Reggae and ‘Rain’ in Abbey Wood
There is a particularly interesting Kickstarter project looking for funds to produce a book that retraces classic reggae record sleeve photographs taken in London. Glancing through all the recreations, where the original cover is held up in front of the scene now, one site looked familiar.
Bruce Ruffin’s album Rain, released by Trojan Records, features a cover image of the singer attempting to take some refuge from the aforementioned precipitation under one of the arches at Lesnes Abbey in Abbey Wood. I grew up a few minutes from the abbey, and spent many an hour in my childhood winding in and out of the ruins.
I never knew that I lived around the corner from a piece of Trojan Records history. Rain, the single from the album, reached 19 in the UK charts in 1971. The album followed later in the year.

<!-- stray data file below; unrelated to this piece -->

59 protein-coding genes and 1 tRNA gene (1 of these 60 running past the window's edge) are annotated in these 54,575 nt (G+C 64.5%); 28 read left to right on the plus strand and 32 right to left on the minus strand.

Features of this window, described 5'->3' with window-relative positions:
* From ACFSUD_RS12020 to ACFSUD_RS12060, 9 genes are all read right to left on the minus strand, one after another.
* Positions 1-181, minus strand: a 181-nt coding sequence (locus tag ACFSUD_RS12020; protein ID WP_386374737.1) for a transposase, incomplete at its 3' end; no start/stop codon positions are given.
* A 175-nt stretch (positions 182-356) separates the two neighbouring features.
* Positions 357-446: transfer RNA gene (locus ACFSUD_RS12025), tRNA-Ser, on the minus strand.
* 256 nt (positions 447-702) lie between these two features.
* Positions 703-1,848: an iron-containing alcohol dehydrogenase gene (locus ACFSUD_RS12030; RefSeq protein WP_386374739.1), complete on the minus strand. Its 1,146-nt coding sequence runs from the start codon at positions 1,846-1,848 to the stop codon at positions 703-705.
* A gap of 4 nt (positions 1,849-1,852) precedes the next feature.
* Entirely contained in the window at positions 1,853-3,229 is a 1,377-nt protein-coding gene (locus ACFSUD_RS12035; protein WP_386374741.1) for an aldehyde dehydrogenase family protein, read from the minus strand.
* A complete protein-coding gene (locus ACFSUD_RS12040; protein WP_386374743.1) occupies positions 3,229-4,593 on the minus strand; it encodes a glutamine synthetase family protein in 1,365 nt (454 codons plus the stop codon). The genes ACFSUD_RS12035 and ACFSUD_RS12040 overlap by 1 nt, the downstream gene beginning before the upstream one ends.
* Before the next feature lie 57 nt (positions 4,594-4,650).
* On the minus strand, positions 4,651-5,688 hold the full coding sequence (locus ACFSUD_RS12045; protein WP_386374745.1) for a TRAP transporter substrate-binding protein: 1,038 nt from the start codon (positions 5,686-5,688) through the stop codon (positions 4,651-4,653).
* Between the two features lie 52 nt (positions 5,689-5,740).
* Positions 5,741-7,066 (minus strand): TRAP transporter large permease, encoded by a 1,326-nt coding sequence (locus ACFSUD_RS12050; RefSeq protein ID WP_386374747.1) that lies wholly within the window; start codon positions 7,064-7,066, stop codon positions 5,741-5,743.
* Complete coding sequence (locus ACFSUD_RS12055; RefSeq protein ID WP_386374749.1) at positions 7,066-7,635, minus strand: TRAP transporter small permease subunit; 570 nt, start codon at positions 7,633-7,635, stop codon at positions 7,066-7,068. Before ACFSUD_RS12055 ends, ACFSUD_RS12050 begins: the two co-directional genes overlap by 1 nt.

Abbey Wood is not exactly a reggae hotspot. And the ruins of a 12th century abbey don’t seem the obvious choice for a record cover photo-shoot. From running through those arches as a kid I can also report that they really wouldn’t be the best bet for sheltering from the rain either. I think Bruce Ruffin’s expression in the photo gives that away.
From some very amateur internet research it sounds like Ruffin moved to the UK around the time Rain started getting radio play. So, I’m guessing he moved to London, an album was put together on the back of the single’s success and the photo-shoot took place. However, I can’t find any evidence that he lived anywhere near the abbey, or an explanation for how he found himself there that rainy day. Maybe the photographer lived in the area, or someone working for Trojan Records?
In the unlikely event that you have chanced upon this post and know the story behind the record cover I’d love to hear it.